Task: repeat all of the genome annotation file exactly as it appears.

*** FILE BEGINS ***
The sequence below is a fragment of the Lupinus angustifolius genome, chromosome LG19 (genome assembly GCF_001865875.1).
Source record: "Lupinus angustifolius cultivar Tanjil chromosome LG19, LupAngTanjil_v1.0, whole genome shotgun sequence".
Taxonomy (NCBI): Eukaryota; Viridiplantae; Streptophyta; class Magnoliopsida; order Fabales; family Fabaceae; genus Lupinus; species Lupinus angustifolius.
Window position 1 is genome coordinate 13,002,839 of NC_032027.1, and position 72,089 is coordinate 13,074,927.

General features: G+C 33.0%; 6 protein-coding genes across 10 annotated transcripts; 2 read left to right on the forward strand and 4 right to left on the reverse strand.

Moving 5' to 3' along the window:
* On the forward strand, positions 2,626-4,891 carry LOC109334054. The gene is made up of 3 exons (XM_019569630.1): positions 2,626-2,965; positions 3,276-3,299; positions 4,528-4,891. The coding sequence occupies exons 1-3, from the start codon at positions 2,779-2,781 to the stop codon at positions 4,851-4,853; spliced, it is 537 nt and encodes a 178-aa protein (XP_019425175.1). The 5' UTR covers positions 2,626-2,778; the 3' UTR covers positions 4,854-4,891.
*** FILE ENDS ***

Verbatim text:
The sequence below is a fragment of the Lupinus angustifolius genome, chromosome LG19 (genome assembly GCF_001865875.1).
Source record: "Lupinus angustifolius cultivar Tanjil chromosome LG19, LupAngTanjil_v1.0, whole genome shotgun sequence".
Taxonomy (NCBI): Eukaryota; Viridiplantae; Streptophyta; class Magnoliopsida; order Fabales; family Fabaceae; genus Lupinus; species Lupinus angustifolius.
Window position 1 is genome coordinate 13,002,839 of NC_032027.1, and position 72,089 is coordinate 13,074,927.

General features: G+C 33.0%; 6 protein-coding genes across 10 annotated transcripts; 2 read left to right on the forward strand and 4 right to left on the reverse strand.

Moving 5' to 3' along the window:
* On the forward strand, positions 2,626-4,891 carry LOC109334054. The gene is made up of 3 exons (XM_019569630.1): positions 2,626-2,965; positions 3,276-3,299; positions 4,528-4,891. The coding sequence occupies exons 1-3, from the start codon at positions 2,779-2,781 to the stop codon at positions 4,851-4,853; spliced, it is 537 nt and encodes a 178-aa protein (XP_019425175.1). The 5' UTR covers positions 2,626-2,778; the 3' UTR covers positions 4,854-4,891.